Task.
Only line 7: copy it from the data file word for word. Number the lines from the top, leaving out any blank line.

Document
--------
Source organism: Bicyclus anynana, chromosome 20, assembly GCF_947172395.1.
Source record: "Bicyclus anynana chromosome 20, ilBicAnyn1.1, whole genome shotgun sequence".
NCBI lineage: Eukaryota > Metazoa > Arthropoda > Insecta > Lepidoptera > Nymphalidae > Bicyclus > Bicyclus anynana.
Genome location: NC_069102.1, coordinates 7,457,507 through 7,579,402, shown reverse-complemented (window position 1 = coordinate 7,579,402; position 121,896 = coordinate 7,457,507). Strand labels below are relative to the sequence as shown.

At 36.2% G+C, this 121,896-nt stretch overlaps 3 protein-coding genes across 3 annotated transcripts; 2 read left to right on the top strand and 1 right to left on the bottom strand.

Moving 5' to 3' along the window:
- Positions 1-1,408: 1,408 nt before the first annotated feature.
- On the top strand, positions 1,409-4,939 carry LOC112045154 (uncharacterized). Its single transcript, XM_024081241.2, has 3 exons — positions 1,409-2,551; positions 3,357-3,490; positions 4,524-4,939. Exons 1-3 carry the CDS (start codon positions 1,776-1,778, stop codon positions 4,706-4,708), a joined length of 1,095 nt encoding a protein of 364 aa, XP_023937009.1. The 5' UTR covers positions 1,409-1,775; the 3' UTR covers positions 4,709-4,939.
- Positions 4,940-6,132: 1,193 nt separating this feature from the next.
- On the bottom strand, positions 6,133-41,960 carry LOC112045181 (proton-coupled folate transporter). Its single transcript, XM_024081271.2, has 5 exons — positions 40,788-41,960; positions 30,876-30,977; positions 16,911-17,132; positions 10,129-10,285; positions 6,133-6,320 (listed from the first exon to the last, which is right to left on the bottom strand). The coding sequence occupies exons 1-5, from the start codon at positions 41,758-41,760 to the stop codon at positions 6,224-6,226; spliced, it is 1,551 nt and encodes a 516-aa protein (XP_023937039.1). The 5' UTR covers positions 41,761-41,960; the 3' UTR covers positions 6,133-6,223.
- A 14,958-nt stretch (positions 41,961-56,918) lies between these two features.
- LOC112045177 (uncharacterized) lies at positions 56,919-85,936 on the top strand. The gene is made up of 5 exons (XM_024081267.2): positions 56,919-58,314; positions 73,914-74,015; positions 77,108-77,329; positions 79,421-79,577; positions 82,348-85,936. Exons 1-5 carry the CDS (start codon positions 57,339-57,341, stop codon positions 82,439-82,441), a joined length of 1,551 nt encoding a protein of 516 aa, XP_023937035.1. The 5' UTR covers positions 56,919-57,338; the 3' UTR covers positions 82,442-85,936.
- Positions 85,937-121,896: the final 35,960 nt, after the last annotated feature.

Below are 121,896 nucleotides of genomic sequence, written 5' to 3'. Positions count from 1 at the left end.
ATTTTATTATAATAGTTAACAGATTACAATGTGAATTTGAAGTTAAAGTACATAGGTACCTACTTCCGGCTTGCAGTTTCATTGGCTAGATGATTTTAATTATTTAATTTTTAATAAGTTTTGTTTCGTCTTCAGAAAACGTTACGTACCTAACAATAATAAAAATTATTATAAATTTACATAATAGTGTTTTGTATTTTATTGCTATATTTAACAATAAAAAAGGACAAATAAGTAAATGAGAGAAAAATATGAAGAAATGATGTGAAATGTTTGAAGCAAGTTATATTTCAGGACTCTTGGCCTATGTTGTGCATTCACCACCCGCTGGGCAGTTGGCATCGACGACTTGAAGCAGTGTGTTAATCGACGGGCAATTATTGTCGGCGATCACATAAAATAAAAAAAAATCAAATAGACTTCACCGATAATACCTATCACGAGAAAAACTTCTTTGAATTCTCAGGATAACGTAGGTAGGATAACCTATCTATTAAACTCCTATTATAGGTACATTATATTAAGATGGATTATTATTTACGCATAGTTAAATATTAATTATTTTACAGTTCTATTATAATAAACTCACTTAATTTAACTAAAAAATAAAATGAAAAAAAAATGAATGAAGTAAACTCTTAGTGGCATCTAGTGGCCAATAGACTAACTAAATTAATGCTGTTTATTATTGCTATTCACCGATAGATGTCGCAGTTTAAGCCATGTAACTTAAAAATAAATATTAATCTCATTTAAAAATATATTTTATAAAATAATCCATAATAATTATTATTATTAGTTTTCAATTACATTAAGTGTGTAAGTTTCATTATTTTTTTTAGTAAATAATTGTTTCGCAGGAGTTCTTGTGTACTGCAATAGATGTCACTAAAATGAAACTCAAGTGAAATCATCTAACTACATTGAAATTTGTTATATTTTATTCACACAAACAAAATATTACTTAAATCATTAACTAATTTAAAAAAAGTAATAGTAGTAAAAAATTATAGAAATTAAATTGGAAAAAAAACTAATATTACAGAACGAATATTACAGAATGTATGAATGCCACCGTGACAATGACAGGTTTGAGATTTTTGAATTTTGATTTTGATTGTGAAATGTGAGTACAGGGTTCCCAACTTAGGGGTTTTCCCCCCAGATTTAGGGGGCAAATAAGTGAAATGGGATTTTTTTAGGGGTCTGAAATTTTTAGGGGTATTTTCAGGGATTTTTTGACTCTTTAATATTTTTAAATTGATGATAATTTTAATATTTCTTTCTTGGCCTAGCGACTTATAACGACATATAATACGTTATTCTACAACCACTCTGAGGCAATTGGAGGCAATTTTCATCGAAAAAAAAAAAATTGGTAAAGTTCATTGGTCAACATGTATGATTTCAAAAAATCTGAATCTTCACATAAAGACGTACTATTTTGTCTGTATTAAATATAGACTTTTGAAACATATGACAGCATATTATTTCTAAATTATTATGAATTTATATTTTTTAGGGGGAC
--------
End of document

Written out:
- Positions 1-1,408: 1,408 nt before the first annotated feature.